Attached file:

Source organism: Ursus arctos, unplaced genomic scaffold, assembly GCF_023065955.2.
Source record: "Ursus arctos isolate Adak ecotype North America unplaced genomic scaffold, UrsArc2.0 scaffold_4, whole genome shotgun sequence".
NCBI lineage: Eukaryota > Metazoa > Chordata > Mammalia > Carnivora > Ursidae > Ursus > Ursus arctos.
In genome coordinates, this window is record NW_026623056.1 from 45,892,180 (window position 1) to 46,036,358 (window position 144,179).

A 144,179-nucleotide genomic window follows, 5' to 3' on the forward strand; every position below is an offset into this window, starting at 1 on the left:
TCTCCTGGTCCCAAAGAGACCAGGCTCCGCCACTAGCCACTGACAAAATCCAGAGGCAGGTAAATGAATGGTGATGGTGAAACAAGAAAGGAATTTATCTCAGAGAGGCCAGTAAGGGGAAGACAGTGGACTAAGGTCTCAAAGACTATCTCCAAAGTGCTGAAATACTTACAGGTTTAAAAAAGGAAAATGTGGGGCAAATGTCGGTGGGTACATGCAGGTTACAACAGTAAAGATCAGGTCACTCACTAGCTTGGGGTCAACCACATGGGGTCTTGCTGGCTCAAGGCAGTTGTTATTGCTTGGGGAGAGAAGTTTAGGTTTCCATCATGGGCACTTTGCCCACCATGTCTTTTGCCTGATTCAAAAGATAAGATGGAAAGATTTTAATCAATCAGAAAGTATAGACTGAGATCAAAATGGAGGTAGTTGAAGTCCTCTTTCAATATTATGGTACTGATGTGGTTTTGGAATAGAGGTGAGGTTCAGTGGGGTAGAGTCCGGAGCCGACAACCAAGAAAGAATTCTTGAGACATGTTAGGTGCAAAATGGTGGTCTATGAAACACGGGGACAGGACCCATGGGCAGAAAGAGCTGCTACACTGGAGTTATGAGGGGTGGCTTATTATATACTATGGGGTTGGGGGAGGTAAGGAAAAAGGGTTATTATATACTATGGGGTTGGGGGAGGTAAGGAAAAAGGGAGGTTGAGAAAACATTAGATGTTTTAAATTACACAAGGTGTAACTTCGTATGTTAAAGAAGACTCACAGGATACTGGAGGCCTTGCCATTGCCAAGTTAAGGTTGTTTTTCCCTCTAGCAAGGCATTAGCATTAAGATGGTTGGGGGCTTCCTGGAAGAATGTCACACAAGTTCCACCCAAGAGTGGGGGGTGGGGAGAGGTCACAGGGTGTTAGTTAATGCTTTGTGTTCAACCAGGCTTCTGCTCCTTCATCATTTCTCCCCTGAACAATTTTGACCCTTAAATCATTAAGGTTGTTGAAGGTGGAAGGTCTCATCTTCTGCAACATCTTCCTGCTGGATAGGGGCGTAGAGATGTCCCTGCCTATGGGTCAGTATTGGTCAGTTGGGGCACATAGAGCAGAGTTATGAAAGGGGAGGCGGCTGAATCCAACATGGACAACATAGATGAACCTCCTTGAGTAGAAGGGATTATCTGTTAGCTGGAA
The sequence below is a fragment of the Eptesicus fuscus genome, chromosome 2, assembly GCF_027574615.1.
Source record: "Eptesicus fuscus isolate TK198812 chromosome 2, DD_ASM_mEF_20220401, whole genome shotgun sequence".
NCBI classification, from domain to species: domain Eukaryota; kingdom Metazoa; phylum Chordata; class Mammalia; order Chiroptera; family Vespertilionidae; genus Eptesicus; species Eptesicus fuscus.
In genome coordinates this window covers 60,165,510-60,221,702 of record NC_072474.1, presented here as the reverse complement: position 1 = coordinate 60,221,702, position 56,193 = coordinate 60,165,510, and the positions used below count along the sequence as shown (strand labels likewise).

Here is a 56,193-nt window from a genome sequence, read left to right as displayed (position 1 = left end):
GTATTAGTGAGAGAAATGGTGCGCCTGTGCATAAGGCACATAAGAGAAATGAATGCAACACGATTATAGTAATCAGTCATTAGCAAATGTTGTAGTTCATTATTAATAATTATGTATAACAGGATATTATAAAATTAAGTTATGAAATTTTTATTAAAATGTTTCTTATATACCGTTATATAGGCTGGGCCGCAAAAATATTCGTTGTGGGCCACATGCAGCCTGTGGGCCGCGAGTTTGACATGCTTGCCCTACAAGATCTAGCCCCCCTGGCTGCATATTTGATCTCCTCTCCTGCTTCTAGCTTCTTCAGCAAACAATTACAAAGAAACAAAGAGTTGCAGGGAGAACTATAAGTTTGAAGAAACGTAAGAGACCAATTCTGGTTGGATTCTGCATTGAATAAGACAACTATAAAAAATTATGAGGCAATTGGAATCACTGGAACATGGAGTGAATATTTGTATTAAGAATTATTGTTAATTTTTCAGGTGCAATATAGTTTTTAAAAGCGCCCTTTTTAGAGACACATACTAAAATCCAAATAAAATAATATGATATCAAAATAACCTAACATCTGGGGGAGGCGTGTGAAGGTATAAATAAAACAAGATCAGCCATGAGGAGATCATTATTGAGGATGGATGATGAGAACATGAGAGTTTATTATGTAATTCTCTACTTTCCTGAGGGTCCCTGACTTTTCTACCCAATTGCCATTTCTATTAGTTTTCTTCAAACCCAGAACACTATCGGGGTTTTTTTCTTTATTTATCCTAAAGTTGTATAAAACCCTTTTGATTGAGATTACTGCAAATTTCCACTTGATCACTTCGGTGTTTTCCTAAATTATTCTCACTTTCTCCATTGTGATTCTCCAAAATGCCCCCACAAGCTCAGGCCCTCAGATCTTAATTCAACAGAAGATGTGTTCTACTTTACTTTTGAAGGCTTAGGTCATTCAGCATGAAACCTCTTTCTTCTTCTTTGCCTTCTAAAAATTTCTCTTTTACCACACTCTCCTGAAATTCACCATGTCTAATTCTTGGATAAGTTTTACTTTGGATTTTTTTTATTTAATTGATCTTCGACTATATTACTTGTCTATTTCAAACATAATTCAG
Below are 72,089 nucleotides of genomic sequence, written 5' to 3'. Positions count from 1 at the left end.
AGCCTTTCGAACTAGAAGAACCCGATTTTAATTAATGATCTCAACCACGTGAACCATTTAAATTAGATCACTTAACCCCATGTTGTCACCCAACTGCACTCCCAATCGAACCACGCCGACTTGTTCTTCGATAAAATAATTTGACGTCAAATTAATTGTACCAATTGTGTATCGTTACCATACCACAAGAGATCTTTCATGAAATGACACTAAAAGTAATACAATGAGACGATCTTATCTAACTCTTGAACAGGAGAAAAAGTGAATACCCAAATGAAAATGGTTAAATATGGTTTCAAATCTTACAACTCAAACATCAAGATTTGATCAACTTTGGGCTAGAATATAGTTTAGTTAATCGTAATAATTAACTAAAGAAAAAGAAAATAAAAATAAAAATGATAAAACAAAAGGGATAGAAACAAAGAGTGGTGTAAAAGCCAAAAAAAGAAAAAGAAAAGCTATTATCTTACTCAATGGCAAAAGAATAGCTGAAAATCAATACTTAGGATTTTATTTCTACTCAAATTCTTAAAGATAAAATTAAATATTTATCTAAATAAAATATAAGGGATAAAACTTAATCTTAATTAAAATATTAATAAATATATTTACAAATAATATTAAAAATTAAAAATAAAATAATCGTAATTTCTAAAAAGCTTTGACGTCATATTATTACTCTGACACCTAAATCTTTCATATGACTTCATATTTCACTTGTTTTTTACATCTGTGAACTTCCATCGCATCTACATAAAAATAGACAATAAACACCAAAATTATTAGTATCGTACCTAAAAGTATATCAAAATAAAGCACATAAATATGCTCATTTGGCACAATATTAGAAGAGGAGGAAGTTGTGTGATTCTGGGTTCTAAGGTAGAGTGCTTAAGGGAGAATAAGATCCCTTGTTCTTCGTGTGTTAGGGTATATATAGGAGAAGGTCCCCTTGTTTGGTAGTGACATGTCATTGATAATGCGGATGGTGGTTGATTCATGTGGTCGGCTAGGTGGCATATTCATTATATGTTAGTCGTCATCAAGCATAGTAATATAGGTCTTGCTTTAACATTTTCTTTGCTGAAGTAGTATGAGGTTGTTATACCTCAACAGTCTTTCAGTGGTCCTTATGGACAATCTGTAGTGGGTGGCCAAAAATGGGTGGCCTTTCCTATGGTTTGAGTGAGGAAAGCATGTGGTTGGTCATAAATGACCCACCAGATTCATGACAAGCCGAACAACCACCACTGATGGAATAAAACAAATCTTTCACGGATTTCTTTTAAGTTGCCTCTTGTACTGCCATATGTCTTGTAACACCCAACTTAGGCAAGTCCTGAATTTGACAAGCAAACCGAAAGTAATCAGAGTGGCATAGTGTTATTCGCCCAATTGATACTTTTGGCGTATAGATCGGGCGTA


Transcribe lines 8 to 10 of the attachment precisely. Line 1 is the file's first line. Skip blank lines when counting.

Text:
Source record: "Eptesicus fuscus isolate TK198812 chromosome 2, DD_ASM_mEF_20220401, whole genome shotgun sequence".
NCBI classification, from domain to species: domain Eukaryota; kingdom Metazoa; phylum Chordata; class Mammalia; order Chiroptera; family Vespertilionidae; genus Eptesicus; species Eptesicus fuscus.
In genome coordinates this window covers 60,165,510-60,221,702 of record NC_072474.1, presented here as the reverse complement: position 1 = coordinate 60,221,702, position 56,193 = coordinate 60,165,510, and the positions used below count along the sequence as shown (strand labels likewise).